Skip to Content

Krannert teams place second and third in machine learning hackathon

Wednesday, December 1, 2021

Hackathon  team members

Teams of Krannert master's students in the Business Analytics and Information Management program placed second and third in November’s Last Mile Hackers Machine Learning Challenge Hackathon sponsored by Tredence, a data science and AI engineering company focused on solving the last mile problem in analytics. The ‘last mile’ is defined as the gap between insight creation and value realization.

As part of the hackathon, teams were asked to prove their mettle with one of three real-life problem statements, including a Retail Recommender Machine Learning problem. Contestants were encouraged to enrich the provided data using publicly available datasets during a two-week long coding round when the students solved the problem. They subsequently shared their solution during the presentation round.

Recommendation systems are used in a variety of industries, from retail to news and media. For example, people who use a streaming service or ecommerce site that has recommendations based on what's been previously watched or purchased have interacted with a recommender system. With the availability of large amounts of data, many businesses are turning to these systems as a critical revenue driver. However, finding the right recommender algorithms can be very time consuming for data scientists.

The second-place Krannert team was made up of Lakshay Vohra, Manideep Sharma, Devansh Batra, and Utkarsh Bajaj. Another team of students from the BAIM program placed third in the same challenge – Pratyusha Gajavalli, Nikhil Katiki, Pavan Ghantasala and Sri Nikhil Bolneyti.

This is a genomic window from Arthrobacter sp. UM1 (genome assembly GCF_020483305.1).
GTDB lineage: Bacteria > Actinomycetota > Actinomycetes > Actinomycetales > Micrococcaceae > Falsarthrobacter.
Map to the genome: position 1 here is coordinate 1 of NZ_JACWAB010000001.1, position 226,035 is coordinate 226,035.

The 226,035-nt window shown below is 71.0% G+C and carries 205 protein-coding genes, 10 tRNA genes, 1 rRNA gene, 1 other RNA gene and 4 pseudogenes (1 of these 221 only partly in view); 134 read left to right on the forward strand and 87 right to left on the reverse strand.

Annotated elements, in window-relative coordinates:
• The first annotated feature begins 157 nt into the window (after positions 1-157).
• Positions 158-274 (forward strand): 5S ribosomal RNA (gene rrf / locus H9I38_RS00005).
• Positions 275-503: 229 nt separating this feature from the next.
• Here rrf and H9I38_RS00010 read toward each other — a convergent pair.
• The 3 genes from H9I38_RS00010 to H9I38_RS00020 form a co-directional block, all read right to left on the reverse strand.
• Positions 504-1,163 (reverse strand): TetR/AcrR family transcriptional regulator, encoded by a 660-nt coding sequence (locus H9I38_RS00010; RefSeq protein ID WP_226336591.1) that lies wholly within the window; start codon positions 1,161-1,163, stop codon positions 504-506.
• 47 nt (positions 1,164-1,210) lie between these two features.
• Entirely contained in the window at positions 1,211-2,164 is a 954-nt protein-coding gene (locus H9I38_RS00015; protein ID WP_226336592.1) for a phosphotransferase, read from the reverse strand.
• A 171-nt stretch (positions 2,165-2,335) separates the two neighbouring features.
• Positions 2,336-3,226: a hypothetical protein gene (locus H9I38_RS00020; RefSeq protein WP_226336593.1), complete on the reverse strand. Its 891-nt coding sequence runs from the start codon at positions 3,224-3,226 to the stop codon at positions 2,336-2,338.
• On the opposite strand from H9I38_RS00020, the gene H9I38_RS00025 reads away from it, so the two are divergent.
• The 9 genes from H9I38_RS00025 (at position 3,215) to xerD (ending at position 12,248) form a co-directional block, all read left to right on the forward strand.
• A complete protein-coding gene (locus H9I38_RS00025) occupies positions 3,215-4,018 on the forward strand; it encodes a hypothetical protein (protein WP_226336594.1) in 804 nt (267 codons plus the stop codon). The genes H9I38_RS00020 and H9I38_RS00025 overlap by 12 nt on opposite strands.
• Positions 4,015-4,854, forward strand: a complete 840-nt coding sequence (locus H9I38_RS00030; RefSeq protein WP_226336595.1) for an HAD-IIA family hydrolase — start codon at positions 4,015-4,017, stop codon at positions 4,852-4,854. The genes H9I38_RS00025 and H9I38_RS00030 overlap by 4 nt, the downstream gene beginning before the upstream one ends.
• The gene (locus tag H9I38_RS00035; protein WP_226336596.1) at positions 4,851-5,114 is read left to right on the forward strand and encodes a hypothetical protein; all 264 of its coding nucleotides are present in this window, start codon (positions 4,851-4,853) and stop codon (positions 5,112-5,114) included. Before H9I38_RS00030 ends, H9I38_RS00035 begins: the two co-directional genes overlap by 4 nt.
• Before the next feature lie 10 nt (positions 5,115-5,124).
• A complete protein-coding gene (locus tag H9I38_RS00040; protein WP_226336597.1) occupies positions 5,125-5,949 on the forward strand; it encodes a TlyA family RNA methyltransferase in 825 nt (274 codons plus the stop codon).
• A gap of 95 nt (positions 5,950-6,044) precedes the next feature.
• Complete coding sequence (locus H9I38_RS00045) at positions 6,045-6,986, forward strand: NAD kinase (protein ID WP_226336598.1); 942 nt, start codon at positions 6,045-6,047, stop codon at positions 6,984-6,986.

“The problem was to build a solution that utilized AI/ML to predict what a customer will buy next based on their buying patterns,” says Sharma. “Providing business recommendations along with the analytics was an additional challenge. To solve this problem, we needed to first deal with the huge datasets that contained information about the orders, product purchased, and department and aisle details. We decided to solve this systematically.

“Our preliminary step was to understand the data at hand, and then further process it to clean and explore any useful initial trends. Next, we synthesized a master dataset and extracted various key features that could help answer our questions. After engineering the features, we tried several combinations of classification models and selected the best one out of it. In this process, we learned how to hyper-tune the model parameters and implemented it on the go.”

The team members also brought different areas of expertise into the competition, allowing them to combine their analytical results with insights useful for the client. “Through this competition, we truly realized the essence of teamwork and the value of the knowledge that we are receiving at a prestigious educational institution like Purdue,” says Sharma.